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Biennials live for 2 years, whereas perennials live for longer. As a general rule, biennial and perennial seeds should be sown in spring, but some can be sown in autumn as well. Many varieties will self-seed after flowering, giving you even more plants!
Poppy (Great Scarlet)
Papaver bracteatum, Great Scarlet Poppy, Papaver orientale var. bracteatumVery imposing, sturdy plants with long, strong stems and large flower buds which break open to reveal huge 20cm (8in) flowers of startling red with black blotches. Plants require no support and ideally should be grown in groups at the back of the border. They look excellent when planted next to Red Hot Poker T&M Hybrids, T&M's Michaelmas Daisy Mixed and Rudbeckias. Flowers early summer. Height 122-152cm (4-5ft). More info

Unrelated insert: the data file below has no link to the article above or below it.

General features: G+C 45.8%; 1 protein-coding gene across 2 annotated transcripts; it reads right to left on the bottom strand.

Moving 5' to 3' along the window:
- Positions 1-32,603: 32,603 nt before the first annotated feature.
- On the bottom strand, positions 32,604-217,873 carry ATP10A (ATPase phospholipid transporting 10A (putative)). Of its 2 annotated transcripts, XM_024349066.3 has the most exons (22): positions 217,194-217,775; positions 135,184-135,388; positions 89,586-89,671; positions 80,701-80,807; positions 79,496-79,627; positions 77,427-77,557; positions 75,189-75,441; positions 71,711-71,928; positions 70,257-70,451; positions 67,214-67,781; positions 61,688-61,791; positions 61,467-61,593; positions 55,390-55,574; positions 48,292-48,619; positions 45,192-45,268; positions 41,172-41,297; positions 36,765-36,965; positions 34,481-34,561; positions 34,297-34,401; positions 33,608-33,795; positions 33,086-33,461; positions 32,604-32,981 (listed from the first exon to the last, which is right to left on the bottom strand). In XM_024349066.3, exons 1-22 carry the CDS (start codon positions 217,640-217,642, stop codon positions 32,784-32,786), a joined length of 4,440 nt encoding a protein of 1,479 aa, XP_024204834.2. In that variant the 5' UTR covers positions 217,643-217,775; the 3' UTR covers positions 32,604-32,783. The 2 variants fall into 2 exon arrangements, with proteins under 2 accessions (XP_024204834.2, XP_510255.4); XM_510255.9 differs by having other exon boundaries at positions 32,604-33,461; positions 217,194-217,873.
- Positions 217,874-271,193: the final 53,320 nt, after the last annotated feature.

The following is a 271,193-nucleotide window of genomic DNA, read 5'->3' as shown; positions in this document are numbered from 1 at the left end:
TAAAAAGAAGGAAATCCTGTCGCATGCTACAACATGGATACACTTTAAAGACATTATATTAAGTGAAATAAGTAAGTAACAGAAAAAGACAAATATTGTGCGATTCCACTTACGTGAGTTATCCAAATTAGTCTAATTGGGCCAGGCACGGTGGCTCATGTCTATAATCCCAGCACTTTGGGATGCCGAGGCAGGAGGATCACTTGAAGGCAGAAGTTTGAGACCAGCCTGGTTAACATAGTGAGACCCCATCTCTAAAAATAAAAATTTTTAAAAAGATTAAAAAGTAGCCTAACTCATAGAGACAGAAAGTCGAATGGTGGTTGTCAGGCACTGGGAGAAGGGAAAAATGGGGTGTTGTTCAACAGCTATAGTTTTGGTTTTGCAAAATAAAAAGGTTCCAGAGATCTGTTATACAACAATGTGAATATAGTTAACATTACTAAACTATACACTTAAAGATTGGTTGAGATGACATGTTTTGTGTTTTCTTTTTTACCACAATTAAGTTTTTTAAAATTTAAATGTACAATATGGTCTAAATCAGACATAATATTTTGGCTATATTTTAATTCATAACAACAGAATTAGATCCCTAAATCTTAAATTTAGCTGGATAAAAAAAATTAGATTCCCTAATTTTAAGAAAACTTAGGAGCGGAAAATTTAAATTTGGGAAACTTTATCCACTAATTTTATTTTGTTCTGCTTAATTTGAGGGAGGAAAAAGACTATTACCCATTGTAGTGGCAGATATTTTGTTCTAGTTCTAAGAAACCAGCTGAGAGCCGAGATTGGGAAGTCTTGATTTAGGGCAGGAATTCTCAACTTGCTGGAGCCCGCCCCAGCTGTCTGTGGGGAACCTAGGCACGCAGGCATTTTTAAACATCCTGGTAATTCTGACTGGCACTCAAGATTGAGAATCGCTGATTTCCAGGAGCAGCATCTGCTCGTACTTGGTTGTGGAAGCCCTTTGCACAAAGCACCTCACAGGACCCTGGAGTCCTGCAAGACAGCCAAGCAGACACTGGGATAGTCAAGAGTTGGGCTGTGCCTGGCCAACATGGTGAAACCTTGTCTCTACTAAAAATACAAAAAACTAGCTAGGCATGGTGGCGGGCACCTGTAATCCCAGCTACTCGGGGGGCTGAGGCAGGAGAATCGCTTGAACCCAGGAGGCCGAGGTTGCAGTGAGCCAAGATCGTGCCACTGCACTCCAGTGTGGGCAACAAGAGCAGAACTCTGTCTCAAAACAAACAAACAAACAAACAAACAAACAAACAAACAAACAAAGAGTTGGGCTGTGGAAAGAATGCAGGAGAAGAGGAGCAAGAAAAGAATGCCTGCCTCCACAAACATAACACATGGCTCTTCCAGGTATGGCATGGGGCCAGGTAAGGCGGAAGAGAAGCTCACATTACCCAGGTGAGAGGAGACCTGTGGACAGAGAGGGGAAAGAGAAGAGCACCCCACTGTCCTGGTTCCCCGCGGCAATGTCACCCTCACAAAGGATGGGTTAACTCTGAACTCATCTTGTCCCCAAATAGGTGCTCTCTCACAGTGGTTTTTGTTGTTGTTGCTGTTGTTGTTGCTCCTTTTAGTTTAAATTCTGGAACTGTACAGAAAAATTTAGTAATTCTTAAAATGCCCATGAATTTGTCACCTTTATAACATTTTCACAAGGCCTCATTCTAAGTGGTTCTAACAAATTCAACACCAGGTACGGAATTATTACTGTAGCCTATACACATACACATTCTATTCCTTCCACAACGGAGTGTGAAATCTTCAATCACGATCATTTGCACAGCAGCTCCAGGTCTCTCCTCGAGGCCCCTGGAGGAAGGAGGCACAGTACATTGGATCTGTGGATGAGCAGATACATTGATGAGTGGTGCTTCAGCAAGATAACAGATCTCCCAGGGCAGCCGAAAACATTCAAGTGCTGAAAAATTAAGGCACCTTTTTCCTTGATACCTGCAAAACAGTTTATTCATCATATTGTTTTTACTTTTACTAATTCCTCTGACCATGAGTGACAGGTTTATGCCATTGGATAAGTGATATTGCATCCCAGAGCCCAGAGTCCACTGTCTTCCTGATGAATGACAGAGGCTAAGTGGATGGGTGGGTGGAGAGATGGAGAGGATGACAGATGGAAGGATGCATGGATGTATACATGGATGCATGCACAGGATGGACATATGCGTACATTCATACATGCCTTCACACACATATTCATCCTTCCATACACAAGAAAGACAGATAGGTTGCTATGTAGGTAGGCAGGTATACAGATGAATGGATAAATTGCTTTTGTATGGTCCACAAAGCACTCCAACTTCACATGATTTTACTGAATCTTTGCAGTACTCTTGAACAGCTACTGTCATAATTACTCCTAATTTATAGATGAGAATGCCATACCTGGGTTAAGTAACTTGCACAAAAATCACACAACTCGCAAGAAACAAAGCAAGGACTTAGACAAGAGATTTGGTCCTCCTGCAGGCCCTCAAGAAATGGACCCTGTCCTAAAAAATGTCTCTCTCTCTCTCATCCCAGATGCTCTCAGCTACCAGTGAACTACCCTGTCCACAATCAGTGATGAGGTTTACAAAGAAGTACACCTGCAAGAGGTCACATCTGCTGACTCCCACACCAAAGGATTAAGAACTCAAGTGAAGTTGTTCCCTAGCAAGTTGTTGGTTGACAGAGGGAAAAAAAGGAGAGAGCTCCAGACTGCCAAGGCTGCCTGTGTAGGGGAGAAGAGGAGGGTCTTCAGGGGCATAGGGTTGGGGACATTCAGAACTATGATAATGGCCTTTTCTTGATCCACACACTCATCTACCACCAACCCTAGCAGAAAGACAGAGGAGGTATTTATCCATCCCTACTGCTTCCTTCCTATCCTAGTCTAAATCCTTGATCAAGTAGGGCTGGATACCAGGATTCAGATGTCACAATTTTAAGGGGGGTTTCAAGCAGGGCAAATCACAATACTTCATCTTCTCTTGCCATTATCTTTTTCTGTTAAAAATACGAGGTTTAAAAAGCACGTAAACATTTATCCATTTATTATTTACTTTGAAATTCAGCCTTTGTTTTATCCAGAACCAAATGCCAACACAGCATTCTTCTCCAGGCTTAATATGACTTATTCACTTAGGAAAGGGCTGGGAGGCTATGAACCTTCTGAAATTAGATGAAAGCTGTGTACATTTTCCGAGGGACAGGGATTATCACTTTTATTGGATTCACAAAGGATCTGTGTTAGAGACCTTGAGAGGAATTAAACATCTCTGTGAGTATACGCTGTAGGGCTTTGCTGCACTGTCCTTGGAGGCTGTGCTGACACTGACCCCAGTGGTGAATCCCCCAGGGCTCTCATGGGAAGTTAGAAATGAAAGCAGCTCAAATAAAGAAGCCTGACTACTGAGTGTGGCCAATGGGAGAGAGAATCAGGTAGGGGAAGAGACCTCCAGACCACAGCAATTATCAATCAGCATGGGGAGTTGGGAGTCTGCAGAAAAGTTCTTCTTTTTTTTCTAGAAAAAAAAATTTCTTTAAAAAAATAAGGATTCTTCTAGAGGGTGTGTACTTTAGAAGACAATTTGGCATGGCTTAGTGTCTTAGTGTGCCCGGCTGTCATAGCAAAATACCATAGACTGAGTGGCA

Geranium wallichianum 'Buxton's Blue'
Geranium wallichianum 'Buxton's Variety', Hardy Geranium, CranesbillThis is definitely the star of the perennial geranium family producing flowers virtually non-stop from mid summer to early autumn. The flowers themselves are a delight, a gorgeous clear opal, or Nemophila blue with large white centres, against which the dark stamens and dark veining of the petals contrast beautifully. The plant forms an attractive clump with attractive wedge shaped, silky, deeply toothed leaves, making this a very garden worthy plant even when not in flower. It also comes quite true from seed. Requirements: One of the easiest perennials to cultivate, happy in sun or light shade and any free draining garden soil. More info
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